How to manage like a leader
 
How to manage like a leader
16 NOVEMBER 2016 8:32 AM

The fundamentals of good leadership are attitude, empathy and responsiveness. 

I’ve often been asked about secrets to managing people and leading teams. I like this topic, but believe there is a difference between managing and leading.

Managing is more process oriented, with tasks executed to timelines. Leading requires inspirationally motivating teams to display passion and enthusiasm, while promoting an atmosphere of harmony where every team member is given equal opportunity to shine and advance. Here are my fundamentals of leadership:

Attitude is everything. Unfortunately, great leaders have few people above them to give positive reinforcement, motivation or gratitude—be it clients or their own team members. Typically, they only hear when things have gone wrong. It can be a thankless, tough existence. Leaders are not just responsible, they’re also accountable. You have to begin every day in a positive frame of mind––it may be challenging, but invigorating. Good days and bad days intertwine; accept and embrace them. At the end of each day, if you are exhausted because you’ve been inspiring your teams and taking your business forward, you will sleep well knowing your clients are sleeping well because of your team’s performance. You motivated them to serve clients with enthusiasm and a positive outlook! Enthusiasm is contagious; both teams and clients are charged by high-energy leaders.

Don’t get mired down in technical minutiae of day-to-day operations. That’s a sure way to stop leading. Great leaders search for new, innovative ways of doing business and building the business; exploring new thinking to pass on to those who develop the policies, procedures and structural support systems that make ideas work.

Additionally—especially in hospitality—teams need to be culturally trained and led by a leader who lives that culture daily. This means our time must include creating a cooperative, comfortable, trusting and inspiring environment. Show you are a team player by letting your teams do their jobs, but being there to roll up your sleeves and support them as needed. You are accountable, so any problems, hard decisions or bad news must be shared; that’s YOUR job!

Great leaders are “in-tune” with their teams. Empathetic leaders understand the needs of others and comprehend the motivation and intent of people. This skill is a huge component of leading effectively. Teams view these leaders as friendly, tactful, sympathetic and trustworthy—allowing the leader to be more persuasive, with others happy to follow.

Leaders need to be responsive and perceptive, which builds an incredible bond. I believe it’s critical to get back to employees about their questions and concerns sooner than they expected. Our teams love sharp and quick opinions, as well as speedy and thoughtful replies. Leaders with these qualities often have the lowest employee turnover percentages.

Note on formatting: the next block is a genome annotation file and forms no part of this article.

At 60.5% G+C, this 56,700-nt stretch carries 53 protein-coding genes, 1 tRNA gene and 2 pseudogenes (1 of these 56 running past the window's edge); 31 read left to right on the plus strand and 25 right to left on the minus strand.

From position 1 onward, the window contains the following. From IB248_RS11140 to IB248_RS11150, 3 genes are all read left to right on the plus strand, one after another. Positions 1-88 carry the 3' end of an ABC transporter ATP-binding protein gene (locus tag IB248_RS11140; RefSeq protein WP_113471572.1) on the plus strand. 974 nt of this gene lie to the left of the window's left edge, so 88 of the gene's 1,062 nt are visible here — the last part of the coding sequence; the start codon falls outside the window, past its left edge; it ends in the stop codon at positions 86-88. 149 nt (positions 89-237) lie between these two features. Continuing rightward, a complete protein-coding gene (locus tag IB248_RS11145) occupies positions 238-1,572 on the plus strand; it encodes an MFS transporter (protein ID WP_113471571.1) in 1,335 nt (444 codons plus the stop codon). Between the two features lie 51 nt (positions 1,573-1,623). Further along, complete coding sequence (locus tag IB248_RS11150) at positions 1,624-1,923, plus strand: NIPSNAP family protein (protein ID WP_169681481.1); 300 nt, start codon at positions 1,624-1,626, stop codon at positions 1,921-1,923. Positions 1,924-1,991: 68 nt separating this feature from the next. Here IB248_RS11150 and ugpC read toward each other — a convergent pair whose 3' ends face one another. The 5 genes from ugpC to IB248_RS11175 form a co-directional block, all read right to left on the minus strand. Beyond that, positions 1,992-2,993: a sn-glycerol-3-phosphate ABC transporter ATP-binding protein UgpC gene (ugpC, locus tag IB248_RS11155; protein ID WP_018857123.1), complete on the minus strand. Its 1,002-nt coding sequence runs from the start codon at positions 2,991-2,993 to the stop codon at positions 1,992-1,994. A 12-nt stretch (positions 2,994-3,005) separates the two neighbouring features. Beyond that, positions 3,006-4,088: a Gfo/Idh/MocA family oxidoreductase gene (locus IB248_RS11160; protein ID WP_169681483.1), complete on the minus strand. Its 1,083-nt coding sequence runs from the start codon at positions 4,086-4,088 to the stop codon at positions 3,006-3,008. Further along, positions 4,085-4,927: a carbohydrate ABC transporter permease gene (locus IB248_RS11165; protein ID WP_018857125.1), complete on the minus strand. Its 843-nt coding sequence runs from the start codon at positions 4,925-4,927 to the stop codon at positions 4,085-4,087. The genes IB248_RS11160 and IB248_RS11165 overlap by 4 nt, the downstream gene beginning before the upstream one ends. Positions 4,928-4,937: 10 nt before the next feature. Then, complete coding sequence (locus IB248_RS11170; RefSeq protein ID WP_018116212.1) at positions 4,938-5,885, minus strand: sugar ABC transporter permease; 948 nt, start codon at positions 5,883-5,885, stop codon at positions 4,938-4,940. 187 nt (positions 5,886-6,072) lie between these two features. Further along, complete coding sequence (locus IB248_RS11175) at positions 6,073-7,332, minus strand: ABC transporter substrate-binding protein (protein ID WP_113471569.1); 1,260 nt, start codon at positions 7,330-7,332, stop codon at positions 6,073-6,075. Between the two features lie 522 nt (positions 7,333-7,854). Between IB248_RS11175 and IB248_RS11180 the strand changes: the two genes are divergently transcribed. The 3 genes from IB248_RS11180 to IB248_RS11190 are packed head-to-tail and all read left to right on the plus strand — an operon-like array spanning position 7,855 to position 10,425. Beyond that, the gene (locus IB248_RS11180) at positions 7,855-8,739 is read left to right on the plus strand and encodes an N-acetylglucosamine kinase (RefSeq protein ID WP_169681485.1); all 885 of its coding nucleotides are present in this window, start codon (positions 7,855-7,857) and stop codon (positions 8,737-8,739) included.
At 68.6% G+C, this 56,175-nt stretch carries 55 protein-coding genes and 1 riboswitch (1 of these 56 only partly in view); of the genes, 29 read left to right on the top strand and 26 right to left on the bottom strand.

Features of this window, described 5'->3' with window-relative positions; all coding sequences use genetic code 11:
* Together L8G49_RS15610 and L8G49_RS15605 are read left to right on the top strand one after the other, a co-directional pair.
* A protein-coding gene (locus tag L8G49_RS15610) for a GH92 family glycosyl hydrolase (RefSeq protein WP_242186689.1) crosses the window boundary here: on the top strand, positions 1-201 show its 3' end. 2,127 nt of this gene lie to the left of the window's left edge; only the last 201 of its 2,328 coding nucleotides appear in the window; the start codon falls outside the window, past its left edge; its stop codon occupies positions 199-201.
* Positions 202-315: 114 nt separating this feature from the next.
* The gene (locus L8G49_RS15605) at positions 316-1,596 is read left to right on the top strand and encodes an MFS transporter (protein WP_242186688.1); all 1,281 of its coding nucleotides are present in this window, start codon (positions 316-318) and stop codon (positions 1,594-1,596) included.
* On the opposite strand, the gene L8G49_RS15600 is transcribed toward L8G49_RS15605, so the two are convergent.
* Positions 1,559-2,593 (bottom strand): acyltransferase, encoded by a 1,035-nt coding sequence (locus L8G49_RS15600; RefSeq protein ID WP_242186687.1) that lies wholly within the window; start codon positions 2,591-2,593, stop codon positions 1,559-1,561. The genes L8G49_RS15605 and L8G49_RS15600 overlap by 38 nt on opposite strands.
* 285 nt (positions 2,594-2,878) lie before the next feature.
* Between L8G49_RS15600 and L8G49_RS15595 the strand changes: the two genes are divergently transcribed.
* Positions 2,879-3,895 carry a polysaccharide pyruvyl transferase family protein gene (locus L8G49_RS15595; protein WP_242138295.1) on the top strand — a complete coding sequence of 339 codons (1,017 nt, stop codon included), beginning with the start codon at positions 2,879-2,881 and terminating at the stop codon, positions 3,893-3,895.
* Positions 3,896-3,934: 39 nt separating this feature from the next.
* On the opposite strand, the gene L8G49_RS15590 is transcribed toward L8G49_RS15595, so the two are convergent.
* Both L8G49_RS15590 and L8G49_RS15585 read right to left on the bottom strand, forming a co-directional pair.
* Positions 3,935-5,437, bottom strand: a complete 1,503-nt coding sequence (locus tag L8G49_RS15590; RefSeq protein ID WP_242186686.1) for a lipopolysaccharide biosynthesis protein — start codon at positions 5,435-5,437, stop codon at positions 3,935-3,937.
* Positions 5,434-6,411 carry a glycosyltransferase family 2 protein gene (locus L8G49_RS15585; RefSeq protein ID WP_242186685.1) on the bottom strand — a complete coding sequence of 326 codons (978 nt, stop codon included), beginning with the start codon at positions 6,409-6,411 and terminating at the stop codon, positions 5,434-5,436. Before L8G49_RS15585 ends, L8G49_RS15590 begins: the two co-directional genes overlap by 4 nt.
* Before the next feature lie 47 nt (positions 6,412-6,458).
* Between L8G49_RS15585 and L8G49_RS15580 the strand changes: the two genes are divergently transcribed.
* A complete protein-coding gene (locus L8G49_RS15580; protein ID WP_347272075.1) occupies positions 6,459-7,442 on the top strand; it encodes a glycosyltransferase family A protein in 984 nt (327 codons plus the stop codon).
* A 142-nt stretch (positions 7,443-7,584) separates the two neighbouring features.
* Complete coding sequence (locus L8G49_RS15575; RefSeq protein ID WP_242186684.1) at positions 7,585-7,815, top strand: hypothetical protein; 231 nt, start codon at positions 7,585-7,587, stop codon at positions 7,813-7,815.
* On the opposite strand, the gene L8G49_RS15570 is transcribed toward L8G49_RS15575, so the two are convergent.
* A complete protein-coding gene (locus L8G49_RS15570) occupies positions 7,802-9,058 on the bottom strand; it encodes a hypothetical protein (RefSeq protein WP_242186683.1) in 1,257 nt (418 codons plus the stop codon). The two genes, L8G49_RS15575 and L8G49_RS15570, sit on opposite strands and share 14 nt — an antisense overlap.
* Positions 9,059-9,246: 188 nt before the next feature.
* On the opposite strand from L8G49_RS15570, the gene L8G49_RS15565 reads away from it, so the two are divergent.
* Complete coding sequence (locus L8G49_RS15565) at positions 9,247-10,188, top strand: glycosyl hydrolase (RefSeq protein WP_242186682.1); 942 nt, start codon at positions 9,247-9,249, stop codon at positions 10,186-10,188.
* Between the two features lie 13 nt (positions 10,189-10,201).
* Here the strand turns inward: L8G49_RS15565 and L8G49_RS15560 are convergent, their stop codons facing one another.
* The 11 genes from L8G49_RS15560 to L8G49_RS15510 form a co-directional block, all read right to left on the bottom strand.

Leaders stand by team members, and only deviate when the employee knowingly causes the business harm. Real empowerment is allowing your team to make decisions, and occasionally being wrong is part of life. If they were wrong, take the heat, fix the mistake and use it positively to teach and ensure it doesn’t happen again.

Leaders also surround themselves with “like-minded” people outside of their own team environment. This is critical in their own personal development to stay current, focused and alert to new possibilities. Leaders nurture new relationships in which they can continue to be inspired, learn and grow.

Leaders are prepared to try anything new or creative to solve a problem, but the work must be active rather than theoretical, and on a fast timeline to completion so they can begin working on the next challenge.

Great leaders are typically strong multitaskers, but must be careful not to leave too many tasks hanging without completion. Because many leaders have minds that are racing, they are perceived as having attention deficit disorder. They are simply using their knowledge of the past, and wisdom of the present, to craft a successful future.

Leaders read everything—often in soundbites, but with razor-sharp minds. Their ability to absorb information quickly is a great asset! They take notes, carry highlighters, tear out pages or excerpts from newspapers or magazines and often keep a file of these. I’ve done this for years, it provides me with stimulation and resourcefulness. Stay current so you are focused on what matters to your team, your business and your industry. By being current, inquisitive and always alert to possibilities, great leaders are innovative and imaginative. It provides our teams with stimulation and demonstrates our willingness to create a workplace that promotes great ideas to, with and through others.

And finally, most importantly is this: leaders often get things wrong, but rarely ever when it really counts.

Lead on!

In memory of my wonderful friend Charlie Lotter, a truly great world-class boutique hotelier and leader who died recently. He’s up there now, doing room checks for the new arriving guests!

Euan McGlashan is cofounder and managing partner of Valor Hospitality Partners, a hotel development and management company based in Atlanta and London that owns and operates properties in the U.S., Europe, and Africa, with an additional 10 sites in various stages of negotiation, development, or construction. Additionally, a related company—PMR Hospitality Partners based in Cape Town—operates several hotels and resorts in Africa.

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